Take Tesla safety claims with about a pound of salt

This morning when giving a talk to a group of automotive safety engineers I was once again asked what I thought of Tesla claims that they are safer than all the other vehicles. Since I have not heard that discussed in a while, it bears repeating why that claim should be taken with many pounds of salt (i.e., it seems to be marketing puffery).

(1) Crash testing is not the only predictor of real-world outcomes. And I’d prefer my automated vehicle to not crash in the first place, thank you!  (Crash tests have been historically helpful to mature the industry, but have become outdated in the US: https://www.consumerreports.org/car-safety/federal-car-crash-testing-needs-major-overhaul-safety-advocates-say/)

(2) All data I’ve seen to date, when normalized (see Noah Goodall’s paper: https://lnkd.in/dEX3GDGd) suggests that any steering automation safety gains (e.g., Level 2 autopilot) are approximately negated by driver complacency. That is for all brands, including Tesla, but Tesla’s driver monitoring is at the back of the pack per multiple sources.

(3) Any true safety improvement for Tesla is good to have, but is much more likely due to comparison against an “average” vehicle (12 years old in the US) which is much less safe than any recent high-end vehicle regardless of manufacturer, and probably not driven on roads as safe on average as where Teslas are more popular. If there is a hero here it is AEB, not Autopilot.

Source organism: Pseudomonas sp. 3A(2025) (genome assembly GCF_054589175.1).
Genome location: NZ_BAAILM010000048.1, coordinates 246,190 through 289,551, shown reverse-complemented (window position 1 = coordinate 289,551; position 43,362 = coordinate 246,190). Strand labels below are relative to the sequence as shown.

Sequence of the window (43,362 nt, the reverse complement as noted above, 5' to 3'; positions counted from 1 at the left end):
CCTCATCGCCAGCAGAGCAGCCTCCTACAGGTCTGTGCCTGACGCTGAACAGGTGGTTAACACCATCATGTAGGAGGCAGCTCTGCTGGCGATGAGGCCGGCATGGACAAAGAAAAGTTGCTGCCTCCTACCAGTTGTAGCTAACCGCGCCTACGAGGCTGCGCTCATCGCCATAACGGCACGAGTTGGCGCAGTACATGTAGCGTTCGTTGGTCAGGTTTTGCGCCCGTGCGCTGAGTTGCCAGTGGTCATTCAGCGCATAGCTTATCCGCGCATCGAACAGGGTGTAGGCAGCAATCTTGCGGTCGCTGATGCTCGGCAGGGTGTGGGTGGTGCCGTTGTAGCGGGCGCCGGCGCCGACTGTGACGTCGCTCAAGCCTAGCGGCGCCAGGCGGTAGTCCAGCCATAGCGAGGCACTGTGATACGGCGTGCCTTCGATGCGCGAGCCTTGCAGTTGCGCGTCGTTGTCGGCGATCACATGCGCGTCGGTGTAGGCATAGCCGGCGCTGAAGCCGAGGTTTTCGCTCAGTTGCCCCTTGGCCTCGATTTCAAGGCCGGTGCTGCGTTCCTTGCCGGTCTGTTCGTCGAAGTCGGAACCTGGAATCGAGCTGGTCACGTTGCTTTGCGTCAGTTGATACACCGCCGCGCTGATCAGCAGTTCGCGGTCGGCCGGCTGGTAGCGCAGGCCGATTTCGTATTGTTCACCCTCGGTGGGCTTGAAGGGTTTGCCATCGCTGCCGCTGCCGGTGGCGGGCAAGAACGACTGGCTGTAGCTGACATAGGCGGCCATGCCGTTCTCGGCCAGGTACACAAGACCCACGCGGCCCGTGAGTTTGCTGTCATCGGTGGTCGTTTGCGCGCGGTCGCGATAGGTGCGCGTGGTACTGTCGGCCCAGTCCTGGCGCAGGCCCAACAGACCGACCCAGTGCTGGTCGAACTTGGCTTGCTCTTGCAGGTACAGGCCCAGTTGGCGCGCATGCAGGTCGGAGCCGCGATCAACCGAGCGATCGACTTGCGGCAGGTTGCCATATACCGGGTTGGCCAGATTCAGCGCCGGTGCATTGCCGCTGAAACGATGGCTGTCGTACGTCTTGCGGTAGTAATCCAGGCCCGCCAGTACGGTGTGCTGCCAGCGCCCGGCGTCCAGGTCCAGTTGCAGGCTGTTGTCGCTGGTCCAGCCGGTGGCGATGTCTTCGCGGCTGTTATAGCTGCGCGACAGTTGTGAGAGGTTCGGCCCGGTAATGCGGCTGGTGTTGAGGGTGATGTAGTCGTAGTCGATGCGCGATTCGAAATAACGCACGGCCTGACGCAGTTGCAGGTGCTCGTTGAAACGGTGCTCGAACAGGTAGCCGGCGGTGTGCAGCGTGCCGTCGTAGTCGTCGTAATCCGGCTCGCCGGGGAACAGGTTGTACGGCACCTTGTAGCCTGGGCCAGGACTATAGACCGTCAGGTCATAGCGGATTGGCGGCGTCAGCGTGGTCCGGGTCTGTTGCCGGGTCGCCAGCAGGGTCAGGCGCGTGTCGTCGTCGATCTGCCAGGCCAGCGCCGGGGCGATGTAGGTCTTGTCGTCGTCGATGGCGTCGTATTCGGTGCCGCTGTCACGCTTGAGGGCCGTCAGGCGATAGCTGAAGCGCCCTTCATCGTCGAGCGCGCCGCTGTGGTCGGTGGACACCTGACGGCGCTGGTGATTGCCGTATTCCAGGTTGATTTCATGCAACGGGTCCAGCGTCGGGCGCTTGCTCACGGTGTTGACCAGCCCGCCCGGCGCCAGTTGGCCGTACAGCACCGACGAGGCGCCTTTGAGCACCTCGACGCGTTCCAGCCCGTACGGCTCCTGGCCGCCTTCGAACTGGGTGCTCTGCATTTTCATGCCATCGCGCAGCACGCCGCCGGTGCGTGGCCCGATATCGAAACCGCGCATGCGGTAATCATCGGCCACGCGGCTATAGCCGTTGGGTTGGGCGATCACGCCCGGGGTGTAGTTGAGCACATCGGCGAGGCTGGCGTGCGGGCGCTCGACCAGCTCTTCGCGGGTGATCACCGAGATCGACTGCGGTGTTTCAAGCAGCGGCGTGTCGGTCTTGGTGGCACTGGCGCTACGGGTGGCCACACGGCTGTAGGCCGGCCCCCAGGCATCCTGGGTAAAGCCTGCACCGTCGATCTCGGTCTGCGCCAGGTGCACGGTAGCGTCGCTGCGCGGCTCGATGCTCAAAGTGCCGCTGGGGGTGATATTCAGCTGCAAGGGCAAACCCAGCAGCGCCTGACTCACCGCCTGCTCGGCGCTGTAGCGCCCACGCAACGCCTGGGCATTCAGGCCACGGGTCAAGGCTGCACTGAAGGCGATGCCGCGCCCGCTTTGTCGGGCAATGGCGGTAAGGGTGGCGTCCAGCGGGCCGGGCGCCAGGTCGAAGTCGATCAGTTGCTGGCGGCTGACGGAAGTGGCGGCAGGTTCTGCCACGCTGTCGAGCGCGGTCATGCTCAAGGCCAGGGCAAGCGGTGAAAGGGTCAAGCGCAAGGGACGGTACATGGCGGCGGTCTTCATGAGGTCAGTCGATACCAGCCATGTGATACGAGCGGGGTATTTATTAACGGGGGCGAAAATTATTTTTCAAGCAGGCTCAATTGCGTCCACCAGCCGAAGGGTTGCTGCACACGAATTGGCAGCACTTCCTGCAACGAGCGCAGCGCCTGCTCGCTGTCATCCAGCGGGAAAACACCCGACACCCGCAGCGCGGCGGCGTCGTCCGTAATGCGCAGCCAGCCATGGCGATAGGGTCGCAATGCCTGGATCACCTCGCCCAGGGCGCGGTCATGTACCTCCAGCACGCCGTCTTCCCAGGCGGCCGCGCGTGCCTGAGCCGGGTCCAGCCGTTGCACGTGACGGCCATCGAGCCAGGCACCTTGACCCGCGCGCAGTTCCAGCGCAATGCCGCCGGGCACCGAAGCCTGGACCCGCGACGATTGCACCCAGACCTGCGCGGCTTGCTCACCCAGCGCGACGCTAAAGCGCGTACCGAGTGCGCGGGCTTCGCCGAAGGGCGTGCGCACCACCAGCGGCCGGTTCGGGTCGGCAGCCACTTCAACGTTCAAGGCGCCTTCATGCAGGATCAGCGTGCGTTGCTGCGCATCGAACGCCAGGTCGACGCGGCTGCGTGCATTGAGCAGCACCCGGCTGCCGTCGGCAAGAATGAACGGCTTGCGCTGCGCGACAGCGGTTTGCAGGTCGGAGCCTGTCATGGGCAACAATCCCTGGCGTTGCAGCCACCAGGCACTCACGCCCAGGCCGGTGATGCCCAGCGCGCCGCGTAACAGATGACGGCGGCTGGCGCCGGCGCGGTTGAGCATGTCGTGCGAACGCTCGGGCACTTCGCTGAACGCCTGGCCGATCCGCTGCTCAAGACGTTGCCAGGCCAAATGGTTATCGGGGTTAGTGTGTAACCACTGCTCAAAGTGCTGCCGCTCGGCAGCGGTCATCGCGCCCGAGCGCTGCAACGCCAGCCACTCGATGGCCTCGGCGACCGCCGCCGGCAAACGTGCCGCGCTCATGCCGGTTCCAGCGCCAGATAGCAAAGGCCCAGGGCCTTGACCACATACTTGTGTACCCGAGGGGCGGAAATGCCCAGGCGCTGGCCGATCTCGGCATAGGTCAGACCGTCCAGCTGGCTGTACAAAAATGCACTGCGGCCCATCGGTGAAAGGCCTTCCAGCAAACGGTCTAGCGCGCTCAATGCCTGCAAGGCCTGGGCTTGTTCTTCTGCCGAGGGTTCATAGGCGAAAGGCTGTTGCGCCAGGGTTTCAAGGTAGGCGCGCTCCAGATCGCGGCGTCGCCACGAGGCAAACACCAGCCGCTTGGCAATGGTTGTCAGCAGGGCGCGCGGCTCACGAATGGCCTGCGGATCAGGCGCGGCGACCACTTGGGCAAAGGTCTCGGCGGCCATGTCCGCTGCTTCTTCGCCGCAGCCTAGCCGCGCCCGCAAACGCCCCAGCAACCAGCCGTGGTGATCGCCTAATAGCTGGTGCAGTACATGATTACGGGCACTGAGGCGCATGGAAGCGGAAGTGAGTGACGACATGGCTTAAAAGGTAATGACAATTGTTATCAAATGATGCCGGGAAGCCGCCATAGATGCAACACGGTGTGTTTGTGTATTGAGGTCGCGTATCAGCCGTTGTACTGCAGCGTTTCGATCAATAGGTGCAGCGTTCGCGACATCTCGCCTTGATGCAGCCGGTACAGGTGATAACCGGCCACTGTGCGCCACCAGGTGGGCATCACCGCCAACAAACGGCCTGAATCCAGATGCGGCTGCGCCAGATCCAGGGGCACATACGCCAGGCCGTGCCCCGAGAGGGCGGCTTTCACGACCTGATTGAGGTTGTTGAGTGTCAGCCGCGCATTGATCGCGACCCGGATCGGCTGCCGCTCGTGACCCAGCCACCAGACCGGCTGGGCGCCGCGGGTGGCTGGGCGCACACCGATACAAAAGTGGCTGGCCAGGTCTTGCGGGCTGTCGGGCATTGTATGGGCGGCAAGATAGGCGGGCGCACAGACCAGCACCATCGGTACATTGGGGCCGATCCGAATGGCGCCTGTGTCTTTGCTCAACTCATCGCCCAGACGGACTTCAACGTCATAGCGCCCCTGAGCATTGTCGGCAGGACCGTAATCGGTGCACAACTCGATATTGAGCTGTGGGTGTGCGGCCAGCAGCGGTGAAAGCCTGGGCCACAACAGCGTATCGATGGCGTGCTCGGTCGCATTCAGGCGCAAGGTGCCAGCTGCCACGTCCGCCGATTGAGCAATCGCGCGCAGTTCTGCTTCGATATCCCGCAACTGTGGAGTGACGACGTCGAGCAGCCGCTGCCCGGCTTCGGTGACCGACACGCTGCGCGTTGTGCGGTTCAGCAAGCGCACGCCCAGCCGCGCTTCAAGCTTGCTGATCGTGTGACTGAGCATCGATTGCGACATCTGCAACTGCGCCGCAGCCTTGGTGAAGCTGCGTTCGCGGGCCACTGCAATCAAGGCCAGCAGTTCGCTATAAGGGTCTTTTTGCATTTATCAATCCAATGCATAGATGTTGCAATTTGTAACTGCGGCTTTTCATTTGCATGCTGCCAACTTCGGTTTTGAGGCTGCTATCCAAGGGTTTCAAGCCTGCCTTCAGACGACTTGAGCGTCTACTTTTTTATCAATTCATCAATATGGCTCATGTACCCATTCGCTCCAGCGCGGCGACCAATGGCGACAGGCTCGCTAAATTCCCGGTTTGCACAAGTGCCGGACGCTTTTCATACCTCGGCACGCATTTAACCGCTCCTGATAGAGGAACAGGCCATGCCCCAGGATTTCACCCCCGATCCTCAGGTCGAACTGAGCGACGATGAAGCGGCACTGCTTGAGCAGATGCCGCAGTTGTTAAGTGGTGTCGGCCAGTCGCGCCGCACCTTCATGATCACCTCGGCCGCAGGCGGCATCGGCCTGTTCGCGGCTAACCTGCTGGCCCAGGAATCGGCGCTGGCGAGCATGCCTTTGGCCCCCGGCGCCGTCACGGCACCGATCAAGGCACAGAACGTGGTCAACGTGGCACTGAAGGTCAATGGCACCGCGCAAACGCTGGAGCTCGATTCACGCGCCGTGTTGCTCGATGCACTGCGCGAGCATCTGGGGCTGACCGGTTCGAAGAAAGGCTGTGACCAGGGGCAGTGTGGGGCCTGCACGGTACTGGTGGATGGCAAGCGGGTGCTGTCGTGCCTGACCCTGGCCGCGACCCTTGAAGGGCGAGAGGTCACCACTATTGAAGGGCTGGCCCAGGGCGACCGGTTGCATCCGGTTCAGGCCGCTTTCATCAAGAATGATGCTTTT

(4) If you look at IIHS insurance data, Tesla does not rate in the top 10 in any category. So in practical outcomes they are not anywhere near number one. When I did the comparison last year I found out a new Tesla was about the same as my 10-year-old+ Volvo based on insurance outcomes. (Which I have since sold to get a vehicle with newer safety features). That suggests their safety outcomes are years behind the market leaders in safety.  IIHS Link: https://lnkd.in/g3spV8cq

(5) The NHTSA report claiming autopilot was safer was thoroughly debunked: https://www.thedrive.com/tech/26455/nhtsas-flawed-autopilot-safety-study-unmasked